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Thread: All things whisk(e)y

  1. #1
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    All things whisk(e)y

    It appears there are quite a few whisk(e)y enthusiasts and drinkers here on KKF, so I thought I'd create a unified thread for all things distilled fermented grain mash. Let's hear about the great, good and not so good, tastings, bottlings, opinions, etc.

    I thought I'd start with an article that suggests the rapid rise in price of Scottish single malts is probably not ending any time soon.

    https://scotchwhisky.com/magazine/la...ateside-march/

    Also, I am going to a tasting this week (Japanese whiskies) and will report back with some thoughts on the world's most hyped spirit.

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    I like this idea, Ive recently started getting into whiskey and would like info from more knowledgeable folks.

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    i met a bourbon guy. cant remember where he works.

    he said that not to over think it. just get what i like. he basically said all of whiskey start off with pretty much the same white booze. bourbon guys call it white dog.

    i've been sipping local sonoma county stuff. very good rye.

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    TTB's guide to "standard"* distillery bottlings (core range) of single malt Scotch Whisky (updated for 2016)

    (*generally the youngest and/or most readily available/most inexpensive offering)

    Glenmorangie 10 year old - Highland - Still one of the starter single malts, in my opinion. A well balanced, lighter Highlander.

    Benromach 10 year old - Speyside - One of the smallest distilleries in Scotland, aiming for a flavour profile found in Speyside whisky from times past with craft presentation (no chill filtering/colourant). An austere, robust Speysider. Highest recommendation, excellent value.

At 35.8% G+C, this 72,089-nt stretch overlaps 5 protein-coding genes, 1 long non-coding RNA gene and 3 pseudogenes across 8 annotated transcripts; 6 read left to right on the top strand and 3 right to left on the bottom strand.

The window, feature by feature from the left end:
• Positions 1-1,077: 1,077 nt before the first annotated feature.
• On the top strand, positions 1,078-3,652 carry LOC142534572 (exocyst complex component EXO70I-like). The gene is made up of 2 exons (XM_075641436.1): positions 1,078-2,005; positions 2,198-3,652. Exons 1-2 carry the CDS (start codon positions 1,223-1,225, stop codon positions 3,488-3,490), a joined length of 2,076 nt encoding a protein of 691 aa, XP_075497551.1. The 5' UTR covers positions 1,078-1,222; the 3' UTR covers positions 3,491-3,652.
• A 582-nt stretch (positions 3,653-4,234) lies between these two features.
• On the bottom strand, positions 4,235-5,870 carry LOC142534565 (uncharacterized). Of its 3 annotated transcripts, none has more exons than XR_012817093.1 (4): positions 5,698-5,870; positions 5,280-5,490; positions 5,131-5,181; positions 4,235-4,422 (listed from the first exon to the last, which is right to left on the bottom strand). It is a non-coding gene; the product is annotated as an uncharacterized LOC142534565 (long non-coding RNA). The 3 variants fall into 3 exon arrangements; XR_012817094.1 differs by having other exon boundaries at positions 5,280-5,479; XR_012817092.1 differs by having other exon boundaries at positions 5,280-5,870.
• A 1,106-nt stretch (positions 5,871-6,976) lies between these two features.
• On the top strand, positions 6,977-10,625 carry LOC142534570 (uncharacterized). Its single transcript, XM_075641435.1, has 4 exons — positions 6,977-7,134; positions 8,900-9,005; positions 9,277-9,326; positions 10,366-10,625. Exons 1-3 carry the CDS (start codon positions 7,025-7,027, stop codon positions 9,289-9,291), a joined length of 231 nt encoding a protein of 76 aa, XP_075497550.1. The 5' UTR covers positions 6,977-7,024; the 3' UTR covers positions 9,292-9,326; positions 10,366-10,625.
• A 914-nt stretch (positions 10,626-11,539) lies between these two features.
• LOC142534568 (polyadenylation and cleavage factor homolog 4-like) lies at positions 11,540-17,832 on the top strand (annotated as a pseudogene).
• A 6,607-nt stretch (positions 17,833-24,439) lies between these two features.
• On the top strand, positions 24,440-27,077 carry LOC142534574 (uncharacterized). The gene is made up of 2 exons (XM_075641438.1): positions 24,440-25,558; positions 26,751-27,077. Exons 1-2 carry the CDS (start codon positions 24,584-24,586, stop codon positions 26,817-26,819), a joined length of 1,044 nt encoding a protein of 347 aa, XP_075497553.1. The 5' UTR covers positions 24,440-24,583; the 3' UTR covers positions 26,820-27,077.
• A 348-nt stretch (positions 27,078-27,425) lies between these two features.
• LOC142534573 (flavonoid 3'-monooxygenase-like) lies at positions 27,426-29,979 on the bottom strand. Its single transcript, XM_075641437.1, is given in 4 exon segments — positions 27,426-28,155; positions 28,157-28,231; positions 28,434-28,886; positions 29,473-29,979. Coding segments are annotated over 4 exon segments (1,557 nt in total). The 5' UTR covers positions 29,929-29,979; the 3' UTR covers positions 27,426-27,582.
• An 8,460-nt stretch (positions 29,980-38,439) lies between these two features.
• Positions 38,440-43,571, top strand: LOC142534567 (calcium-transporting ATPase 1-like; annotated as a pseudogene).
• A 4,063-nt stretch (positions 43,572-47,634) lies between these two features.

Old Pulteney 12 year old - Highland - Another lighter highlander with a brine edge. Consistently very good.

    Talisker 10 year old - Island (Skye) - Has returned to form recently in my opinion, one of the best standard bottlings, and a must-try. A robust malt with smoke, a good hit of peat and brine. Peppery arrival is the calling card. You'll either love it or hate it.

    Highland Park 12 year old - Island (Orkney)- Archetypal all-rounder. Perfect second malt. Highland Park on a whole is a victim of it's own success, but this standard bottling is still a reference.

    Springbank 10 year old - Campbeltown - The best standard bottling imo, but certainly not the best starter malt. Far more complex than most core bottlings with a style all of its own. Highest recommendation.

    Clynelish 14 year old - Highland - Also a very individual style, robust with a signature waxiness. Not a starter malt.

    Lagavulin 16 year old - Islay - Another great standard bottling. Great balance of sweetness, sherry, peat, smoke and phenolic character. A must try.

    Laphroaig 10 year old - Islay - Quality on the wane in my experience, but still a very singular character, and one of the most polarising out there. Peat, phenols, salt, medicinal.

    Bunnahabhain 12 year old - Islay - A lighter representative of the Islay style, craft presentation, affordable. A good all-rounder. Recommended.

    Craigellachie 13 year old - Speyside - A new release single malt from a distillery where most of the whisky goes into Dewar's blends. A very unique malt, with unusual spirit sulphur and spicy notes.

    Glenfarclas 10 year old - Highland - A sherried, sweet, thick malt for a standard bottling. Consistently good, a good introduction to sherry cask malts.

    Glendronach 12 year old - Highland - Another heavily sherried entry-level malt. Slightly better than the Glenfarclas imo.

    Ben Nevis 10 year old - Highland - A very singular style from the sparsely populated (in distillery terms) west highland region. Strong wood influence.

    Ardbeg 10 year old - Islay - A very good standard bottling, quality remains high. Sweet peat, smoke and phenols in spades. Often overlooked given the crazy market for old/limited release Ardbegs. Highly recommended.